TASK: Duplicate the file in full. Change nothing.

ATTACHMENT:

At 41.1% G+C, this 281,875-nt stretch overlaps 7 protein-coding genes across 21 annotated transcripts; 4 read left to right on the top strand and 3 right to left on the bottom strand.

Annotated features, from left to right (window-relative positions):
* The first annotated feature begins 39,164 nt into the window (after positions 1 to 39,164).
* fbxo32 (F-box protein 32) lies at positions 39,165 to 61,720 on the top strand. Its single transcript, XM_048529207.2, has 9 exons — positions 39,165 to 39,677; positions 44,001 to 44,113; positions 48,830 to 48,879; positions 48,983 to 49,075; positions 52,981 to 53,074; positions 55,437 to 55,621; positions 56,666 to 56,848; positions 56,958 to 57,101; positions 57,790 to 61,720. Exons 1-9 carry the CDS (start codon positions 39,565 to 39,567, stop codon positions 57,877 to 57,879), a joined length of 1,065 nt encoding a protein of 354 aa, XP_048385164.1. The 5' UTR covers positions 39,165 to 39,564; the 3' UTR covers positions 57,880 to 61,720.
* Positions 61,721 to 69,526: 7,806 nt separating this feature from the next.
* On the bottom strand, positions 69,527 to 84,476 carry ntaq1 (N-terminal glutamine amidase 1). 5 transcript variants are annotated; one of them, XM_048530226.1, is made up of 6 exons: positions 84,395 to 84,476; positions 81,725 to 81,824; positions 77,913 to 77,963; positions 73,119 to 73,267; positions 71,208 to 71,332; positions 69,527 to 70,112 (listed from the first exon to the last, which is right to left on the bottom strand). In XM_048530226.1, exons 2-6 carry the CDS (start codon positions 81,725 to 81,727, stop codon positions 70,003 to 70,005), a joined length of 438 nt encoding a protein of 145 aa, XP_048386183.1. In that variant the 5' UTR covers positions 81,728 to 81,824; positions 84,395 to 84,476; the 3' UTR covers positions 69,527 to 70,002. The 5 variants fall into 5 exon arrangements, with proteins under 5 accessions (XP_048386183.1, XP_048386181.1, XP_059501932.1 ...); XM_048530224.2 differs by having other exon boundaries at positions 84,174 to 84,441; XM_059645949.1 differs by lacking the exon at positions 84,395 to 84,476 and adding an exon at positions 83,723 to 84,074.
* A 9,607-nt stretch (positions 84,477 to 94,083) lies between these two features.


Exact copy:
At 41.1% G+C, this 281,875-nt stretch overlaps 7 protein-coding genes across 21 annotated transcripts; 4 read left to right on the top strand and 3 right to left on the bottom strand.

Annotated features, from left to right (window-relative positions):
* The first annotated feature begins 39,164 nt into the window (after positions 1 to 39,164).
* fbxo32 (F-box protein 32) lies at positions 39,165 to 61,720 on the top strand. Its single transcript, XM_048529207.2, has 9 exons — positions 39,165 to 39,677; positions 44,001 to 44,113; positions 48,830 to 48,879; positions 48,983 to 49,075; positions 52,981 to 53,074; positions 55,437 to 55,621; positions 56,666 to 56,848; positions 56,958 to 57,101; positions 57,790 to 61,720. Exons 1-9 carry the CDS (start codon positions 39,565 to 39,567, stop codon positions 57,877 to 57,879), a joined length of 1,065 nt encoding a protein of 354 aa, XP_048385164.1. The 5' UTR covers positions 39,165 to 39,564; the 3' UTR covers positions 57,880 to 61,720.
* Positions 61,721 to 69,526: 7,806 nt separating this feature from the next.
* On the bottom strand, positions 69,527 to 84,476 carry ntaq1 (N-terminal glutamine amidase 1). 5 transcript variants are annotated; one of them, XM_048530226.1, is made up of 6 exons: positions 84,395 to 84,476; positions 81,725 to 81,824; positions 77,913 to 77,963; positions 73,119 to 73,267; positions 71,208 to 71,332; positions 69,527 to 70,112 (listed from the first exon to the last, which is right to left on the bottom strand). In XM_048530226.1, exons 2-6 carry the CDS (start codon positions 81,725 to 81,727, stop codon positions 70,003 to 70,005), a joined length of 438 nt encoding a protein of 145 aa, XP_048386183.1. In that variant the 5' UTR covers positions 81,728 to 81,824; positions 84,395 to 84,476; the 3' UTR covers positions 69,527 to 70,002. The 5 variants fall into 5 exon arrangements, with proteins under 5 accessions (XP_048386183.1, XP_048386181.1, XP_059501932.1 ...); XM_048530224.2 differs by having other exon boundaries at positions 84,174 to 84,441; XM_059645949.1 differs by lacking the exon at positions 84,395 to 84,476 and adding an exon at positions 83,723 to 84,074.
* A 9,607-nt stretch (positions 84,477 to 94,083) lies between these two features.